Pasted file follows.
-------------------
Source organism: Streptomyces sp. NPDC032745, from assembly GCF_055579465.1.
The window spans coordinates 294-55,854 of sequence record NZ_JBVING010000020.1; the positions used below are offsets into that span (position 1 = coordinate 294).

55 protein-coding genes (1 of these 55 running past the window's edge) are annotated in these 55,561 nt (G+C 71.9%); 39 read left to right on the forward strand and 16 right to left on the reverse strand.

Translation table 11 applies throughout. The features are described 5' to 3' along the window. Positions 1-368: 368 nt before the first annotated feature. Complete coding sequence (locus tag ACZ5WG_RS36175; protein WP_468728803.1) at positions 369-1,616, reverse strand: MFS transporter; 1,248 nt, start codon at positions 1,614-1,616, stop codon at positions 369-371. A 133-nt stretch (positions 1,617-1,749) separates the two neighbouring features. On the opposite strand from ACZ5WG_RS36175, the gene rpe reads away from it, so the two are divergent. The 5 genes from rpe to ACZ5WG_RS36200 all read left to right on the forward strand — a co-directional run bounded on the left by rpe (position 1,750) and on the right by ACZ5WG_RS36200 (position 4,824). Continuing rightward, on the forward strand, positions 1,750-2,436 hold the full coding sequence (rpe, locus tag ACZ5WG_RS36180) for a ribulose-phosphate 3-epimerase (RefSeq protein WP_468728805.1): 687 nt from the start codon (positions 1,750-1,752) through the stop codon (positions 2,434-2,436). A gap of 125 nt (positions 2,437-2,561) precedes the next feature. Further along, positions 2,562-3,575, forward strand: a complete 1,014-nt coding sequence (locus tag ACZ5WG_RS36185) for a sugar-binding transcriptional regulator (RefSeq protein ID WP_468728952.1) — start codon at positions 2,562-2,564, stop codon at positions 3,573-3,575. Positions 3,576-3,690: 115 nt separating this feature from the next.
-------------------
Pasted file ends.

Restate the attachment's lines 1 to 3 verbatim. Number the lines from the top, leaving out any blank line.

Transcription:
Source organism: Streptomyces sp. NPDC032745, from assembly GCF_055579465.1.
The window spans coordinates 294-55,854 of sequence record NZ_JBVING010000020.1; the positions used below are offsets into that span (position 1 = coordinate 294).

55 protein-coding genes (1 of these 55 running past the window's edge) are annotated in these 55,561 nt (G+C 71.9%); 39 read left to right on the forward strand and 16 right to left on the reverse strand.